Editor’s note: Soon after publishing this post, I was watching America’s Funniest Home Videos and there was a clip of an overly-exuberant Golden Retriever who knocked a child down and excitedly licked the child’s face and kept bopping at the child with his nose. The audience of course roared with laughter. What’s the difference between the Golden Retriever in the clip and the “pit bull” mentioned in the police blotter below? The Golden Retriever has better P.R.
Look at this police blotter from the September 5, 2010 issue of the suburban Chicago newspaper The Courier News which describes two citations for dog owners in the Chicago suburb of Bartlett:
Citations in dog bites: Tickets were written for a dog running at large, biting and attacking, and for dangerous behavior after the dog, a Rottweiler, bit a passerby on the 500 block of Illinois Street at about 2:30 p.m. Saturday. The victim, who police did not identify, was left with puncture marks on his arm but refused medical assistance. A resident on the 300 block of Seneca Street also was cited following an incident at about 3:30 p.m. Friday. The resident was given tickets for dog running at large, biting and attacking, and for dangerous behavior after the dog, a pit bull, ran from the back yard and jumped on a 2-year-old boy who was left with a scratch under his right eye, possibly from a bite.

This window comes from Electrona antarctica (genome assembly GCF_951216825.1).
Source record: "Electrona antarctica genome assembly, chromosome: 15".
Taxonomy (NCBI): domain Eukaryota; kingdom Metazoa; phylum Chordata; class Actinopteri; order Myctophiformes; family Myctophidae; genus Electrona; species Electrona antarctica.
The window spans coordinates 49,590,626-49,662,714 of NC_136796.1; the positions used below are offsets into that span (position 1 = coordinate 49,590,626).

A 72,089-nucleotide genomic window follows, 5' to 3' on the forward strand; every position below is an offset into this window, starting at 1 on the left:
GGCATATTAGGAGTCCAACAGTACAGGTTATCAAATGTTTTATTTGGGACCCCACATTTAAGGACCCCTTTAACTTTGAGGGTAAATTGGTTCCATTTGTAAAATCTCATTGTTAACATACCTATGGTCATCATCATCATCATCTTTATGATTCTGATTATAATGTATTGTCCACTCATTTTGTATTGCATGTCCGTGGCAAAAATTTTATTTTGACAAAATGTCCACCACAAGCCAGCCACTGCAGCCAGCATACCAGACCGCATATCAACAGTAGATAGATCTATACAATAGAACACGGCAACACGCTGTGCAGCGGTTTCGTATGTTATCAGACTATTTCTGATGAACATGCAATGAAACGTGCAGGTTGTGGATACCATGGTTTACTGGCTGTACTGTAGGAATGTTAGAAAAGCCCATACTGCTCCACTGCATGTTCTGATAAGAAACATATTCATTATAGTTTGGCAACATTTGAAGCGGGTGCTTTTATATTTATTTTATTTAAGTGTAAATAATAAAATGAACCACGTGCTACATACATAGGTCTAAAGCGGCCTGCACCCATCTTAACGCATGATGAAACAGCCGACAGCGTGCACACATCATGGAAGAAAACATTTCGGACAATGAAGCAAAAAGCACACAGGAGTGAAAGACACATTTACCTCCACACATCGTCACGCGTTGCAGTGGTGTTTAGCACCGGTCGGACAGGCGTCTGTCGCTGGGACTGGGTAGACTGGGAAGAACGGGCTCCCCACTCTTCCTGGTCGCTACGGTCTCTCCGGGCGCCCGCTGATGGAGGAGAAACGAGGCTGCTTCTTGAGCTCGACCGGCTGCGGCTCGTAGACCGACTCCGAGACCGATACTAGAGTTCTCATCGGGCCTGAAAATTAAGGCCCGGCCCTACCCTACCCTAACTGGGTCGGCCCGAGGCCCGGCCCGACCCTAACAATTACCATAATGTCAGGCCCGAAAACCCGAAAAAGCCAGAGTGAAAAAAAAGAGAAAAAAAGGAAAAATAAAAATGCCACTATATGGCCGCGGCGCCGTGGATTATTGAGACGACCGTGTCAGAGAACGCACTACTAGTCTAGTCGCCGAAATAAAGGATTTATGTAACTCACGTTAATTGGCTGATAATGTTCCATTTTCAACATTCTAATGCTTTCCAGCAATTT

Look at the difference in the way the two “attacks” were reported. For the Rottweiler, the incident is described matter-of-factly. The dog bit a passerby. Yet for the “pit bull” “attack” (and for the umpteenth time, “pit bull” is not a breed!) the newspaper conjectures about whether the scratch under the boy’s eye is from a bite or a scratch. That one just might have readers scratching their heads! Reason would dictate, that if there’s a scratch, it’s probably a scratch, not a bite.
The “pit bull” incident sounds more like a dog getting loose from its yard and exuberantly jumping up on a child. It does not sound like an attack. But as with all things involving so-called “pit bulls,” the owner is guilty until proven innocent.
In the past, people have asked me if “pit bulls” could get a fair shake from the media, or just a fair shake period. What do you think?
One response to “Can So-Called “Pit Bulls” Get a Fair Shake from the Media?”
pitbulls will never get a fair shake from the media unless we as pit owners fight hard to give them a chance so train your pit to be the best dog they can be and let the media know how good they can be and i will do the same. fyi i also sent a letter to mfld mayors office of wisconsin to let them know how i feel about the ban i implore responsible owners to do the same.